My Foreclosure House: How I Began Fixing Up My Home
When I left off in this series, I got the keys to my dream home that I bought on foreclosure. I was the new owner of a home with no mortgage, however, I was faced with a two-family house that needed a lot of work and a lot of appliances, and my income, while pretty good, was unpredictable. I didn't want to start racking up major credit debt, because that is a recipe for trouble for me, especially with an income at the time that varied considerably with seasons and sometimes, week to week.
Costs quickly added up
Furnishing and renovating large house with two apartments is a daunting task. New refrigerators and stoves cost around $500 or much more. A new furnace can cost well in excess of $800, and this place, having two apartments, also had two furnaces.
The paint all over the very large exterior was peeling everywhere, and the most minimal job on a 2.5 story Victorian house could cost $5,000 or more, (just for the paint). This doesn't include paint for any other problems like rotted wood or gutter damage.
All of the rooms needed plaster repair, although if I could have afforded it, gutting the walls and replacing it with drywall would have been preferred. All of the rooms needed paint, and not a single one of the 15+ windows in may apartment had curtains.
The front porch needed work. Dozens of other small tasks, like changing the locks, needed to be done. Just coming up with a priority list was overwhelming.
Problems with a fixer upper
At least my priorities were clear on the first day after taking ownership when the water was turned on. Because the foreclosed house had been vacant for over a year, the heat had also been off during a Buffalo winter. The water got turned on, and suddenly, the basement turned into a sprinkler. When the bank took over, they didn't bother to winterize the house by draining the pipes before winter came along, and as a result the pipes froze and the seams broke open.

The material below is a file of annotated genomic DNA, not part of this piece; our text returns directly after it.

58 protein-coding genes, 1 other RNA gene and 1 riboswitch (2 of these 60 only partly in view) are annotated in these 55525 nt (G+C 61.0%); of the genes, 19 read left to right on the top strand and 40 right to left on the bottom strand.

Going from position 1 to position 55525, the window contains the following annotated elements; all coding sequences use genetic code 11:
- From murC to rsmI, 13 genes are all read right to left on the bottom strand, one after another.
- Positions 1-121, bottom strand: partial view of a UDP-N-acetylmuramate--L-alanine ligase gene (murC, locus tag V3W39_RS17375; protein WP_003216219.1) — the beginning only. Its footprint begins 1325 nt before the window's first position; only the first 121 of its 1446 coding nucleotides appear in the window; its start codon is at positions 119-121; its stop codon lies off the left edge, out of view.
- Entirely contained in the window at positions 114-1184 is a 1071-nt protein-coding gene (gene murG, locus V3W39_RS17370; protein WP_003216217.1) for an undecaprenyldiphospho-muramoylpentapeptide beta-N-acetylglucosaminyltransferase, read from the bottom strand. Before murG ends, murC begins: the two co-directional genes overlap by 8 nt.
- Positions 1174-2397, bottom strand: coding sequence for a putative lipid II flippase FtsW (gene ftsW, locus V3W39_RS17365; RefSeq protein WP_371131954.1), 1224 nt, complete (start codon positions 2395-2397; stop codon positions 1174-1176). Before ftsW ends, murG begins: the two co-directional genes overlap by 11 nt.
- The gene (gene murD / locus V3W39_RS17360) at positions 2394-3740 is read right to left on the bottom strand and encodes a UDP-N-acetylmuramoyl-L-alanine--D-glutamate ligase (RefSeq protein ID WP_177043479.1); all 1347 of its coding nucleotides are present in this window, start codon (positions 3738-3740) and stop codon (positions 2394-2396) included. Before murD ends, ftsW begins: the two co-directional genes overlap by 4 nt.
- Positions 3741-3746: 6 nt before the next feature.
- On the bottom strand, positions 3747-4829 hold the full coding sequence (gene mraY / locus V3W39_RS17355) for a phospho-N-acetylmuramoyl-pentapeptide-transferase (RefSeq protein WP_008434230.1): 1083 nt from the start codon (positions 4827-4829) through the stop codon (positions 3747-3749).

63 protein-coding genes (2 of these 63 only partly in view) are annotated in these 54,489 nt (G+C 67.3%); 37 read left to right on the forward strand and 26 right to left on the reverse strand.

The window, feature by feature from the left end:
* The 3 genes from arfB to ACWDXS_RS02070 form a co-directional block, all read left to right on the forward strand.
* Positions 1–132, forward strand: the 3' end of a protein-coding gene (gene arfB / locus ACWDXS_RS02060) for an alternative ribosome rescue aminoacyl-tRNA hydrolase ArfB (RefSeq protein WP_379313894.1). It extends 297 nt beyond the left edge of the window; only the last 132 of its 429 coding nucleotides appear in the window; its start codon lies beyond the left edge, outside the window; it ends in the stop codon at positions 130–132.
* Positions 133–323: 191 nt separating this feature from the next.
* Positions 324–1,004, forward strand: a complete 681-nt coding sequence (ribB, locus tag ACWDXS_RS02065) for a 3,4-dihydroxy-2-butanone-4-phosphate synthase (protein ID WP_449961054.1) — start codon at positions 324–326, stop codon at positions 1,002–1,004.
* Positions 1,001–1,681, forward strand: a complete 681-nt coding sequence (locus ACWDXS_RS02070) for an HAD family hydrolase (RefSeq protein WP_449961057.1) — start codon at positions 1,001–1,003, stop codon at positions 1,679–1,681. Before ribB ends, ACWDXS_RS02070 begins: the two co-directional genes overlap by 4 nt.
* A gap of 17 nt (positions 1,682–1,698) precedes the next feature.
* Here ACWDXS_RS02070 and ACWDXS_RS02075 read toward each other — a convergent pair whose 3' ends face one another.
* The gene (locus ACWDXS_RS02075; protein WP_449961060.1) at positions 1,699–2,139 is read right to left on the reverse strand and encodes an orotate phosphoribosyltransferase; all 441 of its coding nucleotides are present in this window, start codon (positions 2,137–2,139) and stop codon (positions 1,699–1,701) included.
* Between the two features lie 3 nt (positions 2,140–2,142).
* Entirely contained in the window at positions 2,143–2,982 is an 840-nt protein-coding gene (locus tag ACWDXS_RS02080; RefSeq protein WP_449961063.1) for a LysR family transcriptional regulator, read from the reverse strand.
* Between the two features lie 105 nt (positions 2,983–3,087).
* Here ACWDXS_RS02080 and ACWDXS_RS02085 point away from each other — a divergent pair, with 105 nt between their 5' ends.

Luckily, through my job, I knew a plumber who was a friend of the business where I worked, and a friend of mine. He was happy to come over and take care of the situation for me. Also very luckily, there were already a few unused copper pipes laying around in the basement. These days, it's hard to imagine no one would have broken in and stolen them for scrap, and I have no idea what costs are involved for a plumber to fix the situation, but I have no question it would have cost a lot more than I had sitting around at the time.
So far, I had done everything by the seat of my pants, and whatever was going to get done wasn't going to happen on the timeline of my choice. I needed to develop some patience. No, actually, a lot of patience. Would I be prepared if another unforeseen problem like the leaky pipes popped up?
Sorting it all out
What I learned at this point is that I needed to get very serious about prioritizing my tasks and expenses. I made several lists to help me through this process. One list was comprised of my most expensive purchases, ordered from high to low. Another list ordered those same activities in terms of which were most crucial and which I most personally wanted.
Another list was a timeline for tasks and purchases. This one took many tries to come up with a realistic plan based on how long some tasks take to complete, or how long it would take to do them. With all lists, some degree of priority was given toward preparing the rental apartment for business so that I would be generating income form that.
Finding ways to pay
For the items with high price tags, I thought about different ways to pay for each. I found a local appliance dealer which offered a layaway program with no interest, so I chose to get my appliances that way and put money down on them when I could.
Meanwhile, I put an equal or greater amount aside to pay for some of the larger items, and once the apartment was rented, that money was immediately earmarked for purchases or repairs. Once I got focused and organized, I was able to really make some big accomplishments.